[Source: The Lancet, full page: (LINK). Abstract, edited.]
Health impacts of parental migration on left-behind children and adolescents: a systematic review and meta-analysis
Gracia Fellmeth, MSc †, Kelly Rose-Clarke, MBPhD †, Chenyue Zhao, PhD, Laura K Busert, MSc, Yunting Zheng, MSc, Alessandro Massazza, MSc, Hacer Sonmez, BSc, Ben Eder, MBChB, Alice Blewitt, MSc, Wachiraya Lertgrai, MSc, Miriam Orcutt, MBBS, Katharina Ricci, BA Hons, Olaa Mohamed-Ahmed, MSc, Rachel Burns, MSc, Duleeka Knipe, PhD, Sally Hargreaves, FRCPE, Prof Therese Hesketh, PhD, Charles Opondo, PhD, Delan Devakumar, PhD
Open Access / Published: December 05, 2018 / DOI: https://doi.org/10.1016/S0140-6736(18)32558-3
Globally, a growing number of children and adolescents are left behind when parents migrate. We investigated the effect of parental migration on the health of left behind-children and adolescents in low-income and middle-income countries (LMICs).
For this systematic review and meta-analysis we searched MEDLINE, Embase, CINAHL, the Cochrane Library, Web of Science, PsychINFO, Global Index Medicus, Scopus, and Popline from inception to April 27, 2017, without language restrictions, for observational studies investigating the effects of parental migration on nutrition, mental health, unintentional injuries, infectious disease, substance use, unprotected sex, early pregnancy, and abuse in left-behind children (aged 0–19 years) in LMICs. We excluded studies in which less than 50% of participants were aged 0–19 years, the mean or median age of participants was more than 19 years, fewer than 50% of parents had migrated for more than 6 months, or the mean or median duration of migration was less than 6 months. We screened studies using systematic review software and extracted summary estimates from published reports independently. The main outcomes were risk and prevalence of health outcomes, including nutrition (stunting, wasting, underweight, overweight and obesity, low birthweight, and anaemia), mental health (depressive disorder, anxiety disorder, conduct disorders, self-harm, and suicide), unintentional injuries, substance use, abuse, and infectious disease. We calculated pooled risk ratios (RRs) and standardised mean differences (SMDs) using random-effects models. This study is registered with PROSPERO, number CRD42017064871.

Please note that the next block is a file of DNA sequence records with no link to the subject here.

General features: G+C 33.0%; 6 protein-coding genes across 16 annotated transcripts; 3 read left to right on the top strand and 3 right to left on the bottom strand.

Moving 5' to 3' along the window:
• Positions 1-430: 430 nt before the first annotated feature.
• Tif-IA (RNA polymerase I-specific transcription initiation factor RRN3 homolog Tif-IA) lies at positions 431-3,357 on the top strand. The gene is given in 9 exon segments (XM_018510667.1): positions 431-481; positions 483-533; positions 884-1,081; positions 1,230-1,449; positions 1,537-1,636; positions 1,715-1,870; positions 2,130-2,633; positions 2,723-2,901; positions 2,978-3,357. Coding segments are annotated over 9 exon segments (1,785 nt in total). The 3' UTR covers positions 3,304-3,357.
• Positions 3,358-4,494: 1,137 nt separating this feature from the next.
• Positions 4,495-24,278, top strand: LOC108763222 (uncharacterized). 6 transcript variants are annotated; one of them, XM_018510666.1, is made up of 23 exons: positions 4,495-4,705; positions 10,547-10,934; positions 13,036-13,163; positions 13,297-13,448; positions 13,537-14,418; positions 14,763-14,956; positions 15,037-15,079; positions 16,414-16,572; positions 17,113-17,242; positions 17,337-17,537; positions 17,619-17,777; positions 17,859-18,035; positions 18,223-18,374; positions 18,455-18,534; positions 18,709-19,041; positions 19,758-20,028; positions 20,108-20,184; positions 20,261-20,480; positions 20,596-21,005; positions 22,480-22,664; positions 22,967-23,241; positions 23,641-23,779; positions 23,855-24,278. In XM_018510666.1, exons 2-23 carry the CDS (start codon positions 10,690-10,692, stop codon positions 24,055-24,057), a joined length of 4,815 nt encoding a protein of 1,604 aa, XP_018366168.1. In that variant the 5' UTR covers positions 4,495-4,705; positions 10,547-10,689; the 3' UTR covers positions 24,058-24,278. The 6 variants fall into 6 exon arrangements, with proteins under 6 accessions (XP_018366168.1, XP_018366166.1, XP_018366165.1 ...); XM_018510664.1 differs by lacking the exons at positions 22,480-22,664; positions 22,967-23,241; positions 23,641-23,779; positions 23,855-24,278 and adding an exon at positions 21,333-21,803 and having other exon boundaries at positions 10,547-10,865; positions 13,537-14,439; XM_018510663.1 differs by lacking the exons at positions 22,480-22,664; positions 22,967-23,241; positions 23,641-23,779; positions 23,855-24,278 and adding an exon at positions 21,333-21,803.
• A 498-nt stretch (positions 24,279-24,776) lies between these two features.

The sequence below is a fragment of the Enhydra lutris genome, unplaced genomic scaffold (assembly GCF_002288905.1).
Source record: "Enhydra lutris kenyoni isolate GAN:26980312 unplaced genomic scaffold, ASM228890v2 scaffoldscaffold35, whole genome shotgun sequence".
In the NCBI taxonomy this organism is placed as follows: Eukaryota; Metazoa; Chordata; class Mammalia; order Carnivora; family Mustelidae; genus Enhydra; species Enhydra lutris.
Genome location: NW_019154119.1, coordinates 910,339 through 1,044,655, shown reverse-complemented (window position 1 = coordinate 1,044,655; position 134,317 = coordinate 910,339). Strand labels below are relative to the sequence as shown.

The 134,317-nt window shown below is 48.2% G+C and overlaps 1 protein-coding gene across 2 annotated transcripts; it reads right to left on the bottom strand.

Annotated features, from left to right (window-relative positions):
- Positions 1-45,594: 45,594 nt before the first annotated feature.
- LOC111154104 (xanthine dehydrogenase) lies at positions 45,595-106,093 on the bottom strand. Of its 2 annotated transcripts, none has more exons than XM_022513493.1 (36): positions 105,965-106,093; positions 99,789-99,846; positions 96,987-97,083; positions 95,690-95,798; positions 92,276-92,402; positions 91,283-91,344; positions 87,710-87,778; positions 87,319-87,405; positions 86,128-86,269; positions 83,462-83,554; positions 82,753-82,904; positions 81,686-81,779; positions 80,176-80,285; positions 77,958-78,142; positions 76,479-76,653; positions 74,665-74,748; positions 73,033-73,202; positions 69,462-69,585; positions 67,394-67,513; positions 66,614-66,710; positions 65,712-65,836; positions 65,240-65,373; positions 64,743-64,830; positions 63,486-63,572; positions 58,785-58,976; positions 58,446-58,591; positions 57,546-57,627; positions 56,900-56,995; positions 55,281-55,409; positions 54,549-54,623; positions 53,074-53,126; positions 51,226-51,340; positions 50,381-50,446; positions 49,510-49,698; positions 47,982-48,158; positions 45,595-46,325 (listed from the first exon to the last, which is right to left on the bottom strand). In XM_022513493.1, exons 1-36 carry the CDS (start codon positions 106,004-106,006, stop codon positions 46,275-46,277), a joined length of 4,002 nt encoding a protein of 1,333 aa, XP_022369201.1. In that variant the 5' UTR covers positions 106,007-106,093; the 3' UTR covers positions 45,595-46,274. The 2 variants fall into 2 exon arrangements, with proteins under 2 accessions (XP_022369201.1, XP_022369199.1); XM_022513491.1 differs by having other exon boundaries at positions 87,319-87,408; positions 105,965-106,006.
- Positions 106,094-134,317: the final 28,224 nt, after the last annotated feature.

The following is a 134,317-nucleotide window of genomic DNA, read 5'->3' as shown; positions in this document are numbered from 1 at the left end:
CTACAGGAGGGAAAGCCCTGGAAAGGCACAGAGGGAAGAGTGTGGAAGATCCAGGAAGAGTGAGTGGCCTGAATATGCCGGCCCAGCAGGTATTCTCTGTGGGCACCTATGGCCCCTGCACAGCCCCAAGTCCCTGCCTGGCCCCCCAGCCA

Our search identified 10 284 records, of which 111 studies were included for analysis, including a total of 264 967 children (n=106 167 left-behind children and adolescents; n=158 800 children and adolescents of non-migrant parents). 91 studies were done in China and focused on effects of internal labour migration. Compared with children of non-migrants, left-behind children had increased risk of depression and higher depression scores (RR 1·52 [95% CI 1·27–1·82]; SMD 0·16 [0·10–0·21]), anxiety (RR 1·85 [1·36–2·53]; SMD 0·18 [0·11–0·26]), suicidal ideation (RR 1·70 [1·28–2·26]), conduct disorder (SMD 0·16 [0·04–0·28]), substance use (RR 1·24 [1·00–1·52]), wasting (RR 1·13 [1·02–1·24]) and stunting (RR 1·12 [1·00–1·26]). No differences were identified between left-behind children and children of non-migrants for other nutrition outcomes, unintentional injury, abuse, or diarrhoea. No studies reported outcomes for other infectious diseases, self-harm, unprotected sex, or early pregnancy. Study quality varied across the included studies, with 43% of studies at high or unclear risk of bias across five or more domains.
Parental migration is detrimental to the health of left-behind children and adolescents, with no evidence of any benefit. Policy makers and health-care professionals need to take action to improve the health of these young people.
Keywords: Migrants; Society; Public Health.